Philadelphia Eagles confirm plans to visit White House
Head coach Doug Pederson confirmed the Philadelphia Eagles will be accepting an invitation to visit the White House on June 5 in recognition of their Super Bowl LII victory over the New England Patriots.
"Well right now, obviously, June 5 is the day we're going to go," Pederson told reporters Thursday before the Eagles' first practice of organized team activities. "I'm excited to be going to be honored as world champions. It's a great honor. We're still working through some logistics right now, so we don't have all the details today, but excited to be going."
The team's final sequence of OTAs was originally set for June 4-7, so some tweaks to the schedule are expected.
Safety Malcolm Jenkins, defensive end Chris Long and former wide receiver Torrey Smith -- now with the Carolina Panthers -- previously said that they won't attend any such visit due to their opposition of President Donald Trump.
Jenkins told reporters last week that he will travel to Washington that day with his teammates but will not go to the White House.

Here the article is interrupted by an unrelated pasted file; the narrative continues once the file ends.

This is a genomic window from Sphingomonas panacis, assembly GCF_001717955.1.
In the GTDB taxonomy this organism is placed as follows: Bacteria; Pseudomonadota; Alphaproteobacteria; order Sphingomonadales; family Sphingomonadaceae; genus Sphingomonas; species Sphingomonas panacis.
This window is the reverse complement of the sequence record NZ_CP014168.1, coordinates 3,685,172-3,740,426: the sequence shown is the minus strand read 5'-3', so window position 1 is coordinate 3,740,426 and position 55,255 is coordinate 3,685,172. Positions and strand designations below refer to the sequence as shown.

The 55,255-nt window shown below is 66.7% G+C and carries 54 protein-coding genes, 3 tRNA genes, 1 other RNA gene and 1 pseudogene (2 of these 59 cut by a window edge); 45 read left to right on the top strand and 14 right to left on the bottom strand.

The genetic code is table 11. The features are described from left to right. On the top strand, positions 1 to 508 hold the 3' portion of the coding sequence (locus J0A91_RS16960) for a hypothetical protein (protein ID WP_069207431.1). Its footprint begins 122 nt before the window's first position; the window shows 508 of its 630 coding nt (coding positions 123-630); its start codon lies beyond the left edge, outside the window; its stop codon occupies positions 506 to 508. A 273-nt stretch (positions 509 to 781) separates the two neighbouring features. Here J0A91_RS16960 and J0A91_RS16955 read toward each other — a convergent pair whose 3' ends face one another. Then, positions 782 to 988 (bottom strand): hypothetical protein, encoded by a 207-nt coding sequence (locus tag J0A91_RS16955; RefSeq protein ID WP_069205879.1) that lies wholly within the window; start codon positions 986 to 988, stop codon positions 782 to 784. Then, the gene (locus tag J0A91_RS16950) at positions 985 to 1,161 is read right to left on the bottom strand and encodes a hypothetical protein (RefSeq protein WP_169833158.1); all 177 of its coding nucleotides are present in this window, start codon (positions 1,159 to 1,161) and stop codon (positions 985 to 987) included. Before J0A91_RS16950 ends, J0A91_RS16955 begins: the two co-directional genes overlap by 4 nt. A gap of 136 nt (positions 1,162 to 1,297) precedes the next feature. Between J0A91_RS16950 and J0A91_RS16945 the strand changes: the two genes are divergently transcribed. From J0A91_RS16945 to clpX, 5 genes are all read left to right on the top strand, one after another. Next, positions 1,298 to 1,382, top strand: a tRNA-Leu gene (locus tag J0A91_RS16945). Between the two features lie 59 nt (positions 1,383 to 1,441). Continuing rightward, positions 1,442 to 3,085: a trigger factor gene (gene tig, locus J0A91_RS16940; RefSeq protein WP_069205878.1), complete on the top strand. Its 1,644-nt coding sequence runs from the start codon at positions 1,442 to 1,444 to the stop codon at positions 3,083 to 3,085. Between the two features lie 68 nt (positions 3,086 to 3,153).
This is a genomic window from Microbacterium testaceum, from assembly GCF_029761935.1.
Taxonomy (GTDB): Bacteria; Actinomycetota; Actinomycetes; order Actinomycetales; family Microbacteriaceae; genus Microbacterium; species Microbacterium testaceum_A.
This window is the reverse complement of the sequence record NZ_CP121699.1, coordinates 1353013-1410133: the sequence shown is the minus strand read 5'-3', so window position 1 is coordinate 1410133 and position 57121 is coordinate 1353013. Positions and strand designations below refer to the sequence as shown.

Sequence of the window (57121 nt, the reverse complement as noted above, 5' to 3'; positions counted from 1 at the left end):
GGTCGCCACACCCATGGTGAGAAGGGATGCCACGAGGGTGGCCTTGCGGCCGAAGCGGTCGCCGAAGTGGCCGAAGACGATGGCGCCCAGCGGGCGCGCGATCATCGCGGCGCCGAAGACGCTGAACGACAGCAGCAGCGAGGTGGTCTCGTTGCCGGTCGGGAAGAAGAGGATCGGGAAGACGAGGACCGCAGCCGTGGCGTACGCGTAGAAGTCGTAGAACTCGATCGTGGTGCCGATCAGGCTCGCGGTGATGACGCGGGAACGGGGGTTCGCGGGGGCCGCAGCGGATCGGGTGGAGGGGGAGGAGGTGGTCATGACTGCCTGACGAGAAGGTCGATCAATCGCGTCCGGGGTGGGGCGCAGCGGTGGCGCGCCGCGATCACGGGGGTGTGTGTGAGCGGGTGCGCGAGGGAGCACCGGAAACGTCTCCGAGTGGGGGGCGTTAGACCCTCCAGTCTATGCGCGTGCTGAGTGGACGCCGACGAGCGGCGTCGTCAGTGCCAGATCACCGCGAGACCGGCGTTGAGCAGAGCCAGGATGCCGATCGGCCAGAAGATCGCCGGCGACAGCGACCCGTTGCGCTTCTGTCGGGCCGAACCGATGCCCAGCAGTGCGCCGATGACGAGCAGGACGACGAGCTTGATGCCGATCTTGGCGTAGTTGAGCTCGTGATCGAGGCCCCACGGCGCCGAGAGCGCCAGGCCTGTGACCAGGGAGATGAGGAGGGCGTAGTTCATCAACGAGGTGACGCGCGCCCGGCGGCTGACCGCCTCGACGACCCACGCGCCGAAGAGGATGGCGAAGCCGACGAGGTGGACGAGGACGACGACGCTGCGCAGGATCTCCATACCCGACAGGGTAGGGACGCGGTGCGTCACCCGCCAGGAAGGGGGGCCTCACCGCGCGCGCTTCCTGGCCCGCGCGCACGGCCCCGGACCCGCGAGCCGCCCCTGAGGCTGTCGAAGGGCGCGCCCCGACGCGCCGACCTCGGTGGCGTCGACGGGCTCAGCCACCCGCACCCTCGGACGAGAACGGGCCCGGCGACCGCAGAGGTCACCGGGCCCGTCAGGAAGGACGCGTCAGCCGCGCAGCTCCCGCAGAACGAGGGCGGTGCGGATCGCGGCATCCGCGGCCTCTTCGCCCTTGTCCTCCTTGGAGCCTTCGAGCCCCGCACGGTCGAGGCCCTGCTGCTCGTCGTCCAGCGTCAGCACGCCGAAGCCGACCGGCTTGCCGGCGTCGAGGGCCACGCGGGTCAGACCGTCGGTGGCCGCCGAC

"At this point, I'm not interested in any discussions on anything right now just with the climate that's been going on in The White House," Jenkins said. "From a team standpoint, some guys have dreamed, you know, of being able to win a championship and take a visit to The White House and we're not trying to deny that to anybody.
"There's also a lot of guys who feel passionate about not going and so you have to try to find a balance that's fair for everybody."
Pederson said Tuesday that it will be up to each player whether or not he chooses to attend.
"It's an individual basis," he said. "It's one of those things that, again, we're working through a ton of things, but at the same time we understand that it's an individual decision."
Quarterback Carson Wentz plans to be one of those in attendance, emphasizing the recognition of the Eagles' championship achievement rather than any political aspect of the team visit.
"I know for me, personally, if the team decides as a whole, most guys want to go or be a part of it, I'll be attending with them," he told reporters Tuesday. "I think it's just a cool way to receive the honor nationally and be recognized.
"I don't personally view it -- I know some people do and everyone has their opinion on it -- but I don't view it as a political thing whatsoever. I don't mess with politics very often. But I will be involved in going. The rest of the details will be coming out soon."
--Field Level Media
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